Showing Love and Connecting with your Children

Connecting with your children

Does anyone else feel like your kids are growing up way too fast? My oldest son turned 10 last week and it seems like just yesterday we became a family of three.

For almost three years it was just my little buddy and me. We had so many fun adventures together and he was the recipient of all my undivided attention. Fast forward several years and we are now a family of five.

With each new addition I have been amazed at how much more love I feel. But I have also felt a bit of guilt that I don’t always have as much time as I would like to show that love to each child individually. These little people are everything to me. In an ideal world I would spend at least 15-20 minutes with each child each night, tucking them in, reading together, snuggling and sending them off to sleep with sweet dreams. But the reality is, there is just not enough time in the day or enough of me to go around most nights.

Another occurrence I have noticed in life is that my older kids get less time with me because they are more self-sufficient. I suppose that is only natural, but it is not unusual for a day to go by that I have had only a few brief conversations with my oldest son since he is the busiest and least needy. That is so sad! He is growing up so fast and I want to make sure we establish a close relationship as well as good communication skills, especially before he hits those middle school and high school years.  These thoughts have been on my mind quite a bit lately. After reading and researching as well as chatting with some other moms who I love and admire, I have compiled a great list of suggestions to help us show our love and make personal connections with our kids individually.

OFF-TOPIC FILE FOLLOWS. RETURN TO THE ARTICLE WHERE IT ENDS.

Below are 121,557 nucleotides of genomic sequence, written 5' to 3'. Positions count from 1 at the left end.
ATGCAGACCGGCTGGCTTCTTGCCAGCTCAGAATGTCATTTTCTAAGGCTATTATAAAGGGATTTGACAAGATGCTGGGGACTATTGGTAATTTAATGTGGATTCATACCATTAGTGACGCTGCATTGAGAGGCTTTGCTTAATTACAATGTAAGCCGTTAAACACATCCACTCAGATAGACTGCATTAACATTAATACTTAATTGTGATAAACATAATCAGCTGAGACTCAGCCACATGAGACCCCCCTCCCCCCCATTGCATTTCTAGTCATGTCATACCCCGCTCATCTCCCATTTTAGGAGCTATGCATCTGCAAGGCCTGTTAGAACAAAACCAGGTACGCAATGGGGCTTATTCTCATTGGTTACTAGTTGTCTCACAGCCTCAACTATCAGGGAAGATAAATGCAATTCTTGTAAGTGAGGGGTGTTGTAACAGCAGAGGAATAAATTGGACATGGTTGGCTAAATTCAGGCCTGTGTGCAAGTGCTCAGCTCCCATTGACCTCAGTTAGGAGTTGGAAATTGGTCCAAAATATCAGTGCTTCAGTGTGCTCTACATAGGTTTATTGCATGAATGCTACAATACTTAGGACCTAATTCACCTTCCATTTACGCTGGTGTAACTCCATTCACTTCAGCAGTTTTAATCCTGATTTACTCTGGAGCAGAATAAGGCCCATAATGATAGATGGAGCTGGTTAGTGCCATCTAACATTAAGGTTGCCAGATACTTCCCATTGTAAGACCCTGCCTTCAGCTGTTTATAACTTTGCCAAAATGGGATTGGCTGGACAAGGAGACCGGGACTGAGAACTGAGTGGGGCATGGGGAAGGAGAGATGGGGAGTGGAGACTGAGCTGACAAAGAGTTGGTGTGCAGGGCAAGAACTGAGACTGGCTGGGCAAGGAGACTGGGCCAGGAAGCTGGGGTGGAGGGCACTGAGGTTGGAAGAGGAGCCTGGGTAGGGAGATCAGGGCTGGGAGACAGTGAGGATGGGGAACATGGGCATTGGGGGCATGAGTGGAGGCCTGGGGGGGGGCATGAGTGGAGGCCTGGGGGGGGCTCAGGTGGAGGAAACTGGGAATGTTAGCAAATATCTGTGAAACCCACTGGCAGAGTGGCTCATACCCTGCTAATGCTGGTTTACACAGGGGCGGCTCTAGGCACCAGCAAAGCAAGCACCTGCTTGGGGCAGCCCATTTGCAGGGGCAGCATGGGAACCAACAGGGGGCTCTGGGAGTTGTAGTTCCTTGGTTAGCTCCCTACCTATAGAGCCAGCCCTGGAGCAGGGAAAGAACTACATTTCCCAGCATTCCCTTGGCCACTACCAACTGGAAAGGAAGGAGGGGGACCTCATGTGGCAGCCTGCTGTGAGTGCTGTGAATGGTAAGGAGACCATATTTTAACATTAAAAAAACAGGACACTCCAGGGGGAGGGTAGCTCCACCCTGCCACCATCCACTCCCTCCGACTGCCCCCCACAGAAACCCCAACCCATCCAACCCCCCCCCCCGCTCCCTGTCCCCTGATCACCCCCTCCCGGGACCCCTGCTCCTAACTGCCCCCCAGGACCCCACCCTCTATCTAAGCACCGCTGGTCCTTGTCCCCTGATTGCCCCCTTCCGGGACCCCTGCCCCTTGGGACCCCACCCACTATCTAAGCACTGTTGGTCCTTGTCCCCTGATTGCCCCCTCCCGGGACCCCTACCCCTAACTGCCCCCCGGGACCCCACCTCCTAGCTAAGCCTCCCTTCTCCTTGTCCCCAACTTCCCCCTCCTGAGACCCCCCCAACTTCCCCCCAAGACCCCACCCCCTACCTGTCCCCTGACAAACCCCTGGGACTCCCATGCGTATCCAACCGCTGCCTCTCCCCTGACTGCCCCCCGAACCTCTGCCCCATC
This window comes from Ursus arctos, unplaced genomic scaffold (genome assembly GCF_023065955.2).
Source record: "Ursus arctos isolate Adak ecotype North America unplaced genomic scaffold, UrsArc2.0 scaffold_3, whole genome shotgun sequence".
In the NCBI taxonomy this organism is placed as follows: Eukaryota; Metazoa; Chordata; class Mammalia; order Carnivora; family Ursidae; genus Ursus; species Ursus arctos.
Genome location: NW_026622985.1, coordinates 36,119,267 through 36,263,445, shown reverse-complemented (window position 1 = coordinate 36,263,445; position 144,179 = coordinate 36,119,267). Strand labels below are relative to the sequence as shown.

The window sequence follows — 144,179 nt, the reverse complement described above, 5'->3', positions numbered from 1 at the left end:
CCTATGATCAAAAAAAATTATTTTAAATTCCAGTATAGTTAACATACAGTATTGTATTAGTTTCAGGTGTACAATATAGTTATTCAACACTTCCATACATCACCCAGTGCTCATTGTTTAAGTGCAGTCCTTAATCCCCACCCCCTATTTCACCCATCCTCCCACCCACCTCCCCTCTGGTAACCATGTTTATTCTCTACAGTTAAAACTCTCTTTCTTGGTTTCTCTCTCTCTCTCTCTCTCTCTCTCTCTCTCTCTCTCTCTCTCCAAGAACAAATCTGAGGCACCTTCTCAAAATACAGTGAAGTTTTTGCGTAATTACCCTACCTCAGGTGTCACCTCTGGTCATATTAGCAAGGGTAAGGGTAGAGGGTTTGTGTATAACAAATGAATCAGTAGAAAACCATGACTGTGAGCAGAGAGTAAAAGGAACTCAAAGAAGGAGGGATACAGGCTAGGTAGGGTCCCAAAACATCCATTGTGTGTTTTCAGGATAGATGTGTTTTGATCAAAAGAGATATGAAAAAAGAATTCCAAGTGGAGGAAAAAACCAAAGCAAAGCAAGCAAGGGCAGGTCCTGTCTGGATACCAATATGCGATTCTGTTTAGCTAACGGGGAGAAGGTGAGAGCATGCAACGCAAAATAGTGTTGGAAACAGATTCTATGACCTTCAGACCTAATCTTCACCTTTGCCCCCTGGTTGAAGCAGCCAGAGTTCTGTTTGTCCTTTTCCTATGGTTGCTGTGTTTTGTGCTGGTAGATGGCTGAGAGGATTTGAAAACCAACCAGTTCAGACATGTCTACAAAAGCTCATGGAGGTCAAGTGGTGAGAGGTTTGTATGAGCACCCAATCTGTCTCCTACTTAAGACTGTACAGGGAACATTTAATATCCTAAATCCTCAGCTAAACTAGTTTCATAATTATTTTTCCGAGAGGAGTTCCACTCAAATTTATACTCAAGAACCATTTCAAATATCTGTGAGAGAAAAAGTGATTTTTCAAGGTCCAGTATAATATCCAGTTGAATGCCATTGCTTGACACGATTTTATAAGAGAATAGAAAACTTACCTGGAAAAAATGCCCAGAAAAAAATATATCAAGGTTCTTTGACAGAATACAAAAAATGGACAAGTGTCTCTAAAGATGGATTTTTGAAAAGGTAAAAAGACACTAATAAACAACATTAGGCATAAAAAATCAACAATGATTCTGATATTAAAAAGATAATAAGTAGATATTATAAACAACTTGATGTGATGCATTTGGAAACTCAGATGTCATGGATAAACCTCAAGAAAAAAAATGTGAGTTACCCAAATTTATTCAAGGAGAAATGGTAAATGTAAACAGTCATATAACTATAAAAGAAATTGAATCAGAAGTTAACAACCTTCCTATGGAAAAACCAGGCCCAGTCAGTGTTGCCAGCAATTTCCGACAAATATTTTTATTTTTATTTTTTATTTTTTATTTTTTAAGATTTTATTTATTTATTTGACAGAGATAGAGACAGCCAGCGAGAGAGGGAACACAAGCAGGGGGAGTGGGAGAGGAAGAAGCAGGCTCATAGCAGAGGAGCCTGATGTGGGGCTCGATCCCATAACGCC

Never too old to be “tucked in”- No matter how old your child may be, night time is always a good time to check in, talk about their day (if they are willing) and express love. I will be the first to admit that by the time my oldest goes to bed, I am past ready for my mom duties to end. But after talking with some dear friends about their relationships with their teenagers, I’ve felt a stronger desire to make sure those moments happen. The end of the day is a natural time for kids to open up about their thoughts and feelings. Both of my sons turn into chatter boxes when I take a few minutes to lay by them and scratch their backs before bed. I’m sure their main purpose is to stall bedtime, but I also know they enjoy this time with me when I give it to them. I am not distracted by my phone or other people in the room. I am able to just listen, laugh and converse.

A dear friend of mine told me that when her daughter was younger, she used to love to hear stories about her mom as a little girl. This sweet time together became less and less frequent as life got busier and her reply for stories was more often than not, “not tonight.” After a while, her daughter stopped asking for stories and my friend said that is something she has always regretted. I am grateful for her hindsight. Her story is a good reminder that it is a lot easier to establish these relationships and traditions now and that it is worth our time to maintain them. I hope I can always keep that perspective as I move forward raising my children.